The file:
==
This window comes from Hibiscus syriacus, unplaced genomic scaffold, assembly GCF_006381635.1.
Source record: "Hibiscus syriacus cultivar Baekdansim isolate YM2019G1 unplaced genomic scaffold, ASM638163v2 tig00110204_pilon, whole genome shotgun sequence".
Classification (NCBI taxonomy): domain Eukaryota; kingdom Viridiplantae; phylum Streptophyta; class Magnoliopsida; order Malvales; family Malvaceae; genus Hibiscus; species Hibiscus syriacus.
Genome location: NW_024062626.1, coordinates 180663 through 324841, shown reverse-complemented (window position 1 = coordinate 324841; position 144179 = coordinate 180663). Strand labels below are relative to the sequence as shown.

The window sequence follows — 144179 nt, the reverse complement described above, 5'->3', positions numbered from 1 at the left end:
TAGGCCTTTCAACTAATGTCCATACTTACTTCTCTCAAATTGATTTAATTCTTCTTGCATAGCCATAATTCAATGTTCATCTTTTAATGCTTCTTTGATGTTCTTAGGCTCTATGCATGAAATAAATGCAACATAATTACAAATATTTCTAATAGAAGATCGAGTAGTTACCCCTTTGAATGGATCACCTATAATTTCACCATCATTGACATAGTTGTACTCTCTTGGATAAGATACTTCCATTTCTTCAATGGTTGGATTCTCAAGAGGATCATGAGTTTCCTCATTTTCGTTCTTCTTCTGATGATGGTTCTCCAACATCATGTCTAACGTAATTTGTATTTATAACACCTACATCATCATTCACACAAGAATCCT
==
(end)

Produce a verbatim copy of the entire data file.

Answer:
This window comes from Hibiscus syriacus, unplaced genomic scaffold, assembly GCF_006381635.1.
Source record: "Hibiscus syriacus cultivar Baekdansim isolate YM2019G1 unplaced genomic scaffold, ASM638163v2 tig00110204_pilon, whole genome shotgun sequence".
Classification (NCBI taxonomy): domain Eukaryota; kingdom Viridiplantae; phylum Streptophyta; class Magnoliopsida; order Malvales; family Malvaceae; genus Hibiscus; species Hibiscus syriacus.
Genome location: NW_024062626.1, coordinates 180663 through 324841, shown reverse-complemented (window position 1 = coordinate 324841; position 144179 = coordinate 180663). Strand labels below are relative to the sequence as shown.

The window sequence follows — 144179 nt, the reverse complement described above, 5'->3', positions numbered from 1 at the left end:
TAGGCCTTTCAACTAATGTCCATACTTACTTCTCTCAAATTGATTTAATTCTTCTTGCATAGCCATAATTCAATGTTCATCTTTTAATGCTTCTTTGATGTTCTTAGGCTCTATGCATGAAATAAATGCAACATAATTACAAATATTTCTAATAGAAGATCGAGTAGTTACCCCTTTGAATGGATCACCTATAATTTCACCATCATTGACATAGTTGTACTCTCTTGGATAAGATACTTCCATTTCTTCAATGGTTGGATTCTCAAGAGGATCATGAGTTTCCTCATTTTCGTTCTTCTTCTGATGATGGTTCTCCAACATCATGTCTAACGTAATTTGTATTTATAACACCTACATCATCATTCACACAAGAATCCT